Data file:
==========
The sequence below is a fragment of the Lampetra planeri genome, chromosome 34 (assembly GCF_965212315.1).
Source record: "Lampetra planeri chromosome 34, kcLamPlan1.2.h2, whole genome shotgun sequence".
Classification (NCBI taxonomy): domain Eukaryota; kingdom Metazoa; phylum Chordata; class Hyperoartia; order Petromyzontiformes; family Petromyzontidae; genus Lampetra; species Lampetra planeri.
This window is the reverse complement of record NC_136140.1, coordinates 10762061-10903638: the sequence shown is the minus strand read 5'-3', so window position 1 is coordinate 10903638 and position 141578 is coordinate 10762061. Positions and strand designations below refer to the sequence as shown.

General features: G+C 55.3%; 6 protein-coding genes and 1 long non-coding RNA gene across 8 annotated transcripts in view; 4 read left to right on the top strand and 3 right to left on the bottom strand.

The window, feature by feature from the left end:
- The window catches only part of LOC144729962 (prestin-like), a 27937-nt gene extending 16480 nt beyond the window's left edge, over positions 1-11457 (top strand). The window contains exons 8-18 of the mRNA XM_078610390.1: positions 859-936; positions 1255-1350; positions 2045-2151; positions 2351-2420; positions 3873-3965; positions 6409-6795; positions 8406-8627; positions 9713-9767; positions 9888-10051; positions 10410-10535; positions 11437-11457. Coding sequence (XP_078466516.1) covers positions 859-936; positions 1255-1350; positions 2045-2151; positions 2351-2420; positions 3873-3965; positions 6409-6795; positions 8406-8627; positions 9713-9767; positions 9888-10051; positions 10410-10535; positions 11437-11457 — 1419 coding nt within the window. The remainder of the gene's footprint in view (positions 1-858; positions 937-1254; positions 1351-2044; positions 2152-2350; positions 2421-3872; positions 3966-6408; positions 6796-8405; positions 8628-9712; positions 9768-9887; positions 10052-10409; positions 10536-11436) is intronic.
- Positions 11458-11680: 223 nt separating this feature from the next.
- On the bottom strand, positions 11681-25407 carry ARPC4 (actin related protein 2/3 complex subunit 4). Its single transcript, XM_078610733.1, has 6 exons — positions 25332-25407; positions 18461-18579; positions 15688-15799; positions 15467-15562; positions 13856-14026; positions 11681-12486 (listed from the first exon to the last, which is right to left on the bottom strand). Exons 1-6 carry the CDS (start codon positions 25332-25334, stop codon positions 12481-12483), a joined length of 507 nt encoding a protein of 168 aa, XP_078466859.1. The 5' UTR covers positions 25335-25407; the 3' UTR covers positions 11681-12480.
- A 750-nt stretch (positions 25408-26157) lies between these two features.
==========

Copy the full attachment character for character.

The sequence below is a fragment of the Lampetra planeri genome, chromosome 34 (assembly GCF_965212315.1).
Source record: "Lampetra planeri chromosome 34, kcLamPlan1.2.h2, whole genome shotgun sequence".
Classification (NCBI taxonomy): domain Eukaryota; kingdom Metazoa; phylum Chordata; class Hyperoartia; order Petromyzontiformes; family Petromyzontidae; genus Lampetra; species Lampetra planeri.
This window is the reverse complement of record NC_136140.1, coordinates 10762061-10903638: the sequence shown is the minus strand read 5'-3', so window position 1 is coordinate 10903638 and position 141578 is coordinate 10762061. Positions and strand designations below refer to the sequence as shown.

General features: G+C 55.3%; 6 protein-coding genes and 1 long non-coding RNA gene across 8 annotated transcripts in view; 4 read left to right on the top strand and 3 right to left on the bottom strand.

The window, feature by feature from the left end:
- The window catches only part of LOC144729962 (prestin-like), a 27937-nt gene extending 16480 nt beyond the window's left edge, over positions 1-11457 (top strand). The window contains exons 8-18 of the mRNA XM_078610390.1: positions 859-936; positions 1255-1350; positions 2045-2151; positions 2351-2420; positions 3873-3965; positions 6409-6795; positions 8406-8627; positions 9713-9767; positions 9888-10051; positions 10410-10535; positions 11437-11457. Coding sequence (XP_078466516.1) covers positions 859-936; positions 1255-1350; positions 2045-2151; positions 2351-2420; positions 3873-3965; positions 6409-6795; positions 8406-8627; positions 9713-9767; positions 9888-10051; positions 10410-10535; positions 11437-11457 — 1419 coding nt within the window. The remainder of the gene's footprint in view (positions 1-858; positions 937-1254; positions 1351-2044; positions 2152-2350; positions 2421-3872; positions 3966-6408; positions 6796-8405; positions 8628-9712; positions 9768-9887; positions 10052-10409; positions 10536-11436) is intronic.
- Positions 11458-11680: 223 nt separating this feature from the next.
- On the bottom strand, positions 11681-25407 carry ARPC4 (actin related protein 2/3 complex subunit 4). Its single transcript, XM_078610733.1, has 6 exons — positions 25332-25407; positions 18461-18579; positions 15688-15799; positions 15467-15562; positions 13856-14026; positions 11681-12486 (listed from the first exon to the last, which is right to left on the bottom strand). Exons 1-6 carry the CDS (start codon positions 25332-25334, stop codon positions 12481-12483), a joined length of 507 nt encoding a protein of 168 aa, XP_078466859.1. The 5' UTR covers positions 25335-25407; the 3' UTR covers positions 11681-12480.
- A 750-nt stretch (positions 25408-26157) lies between these two features.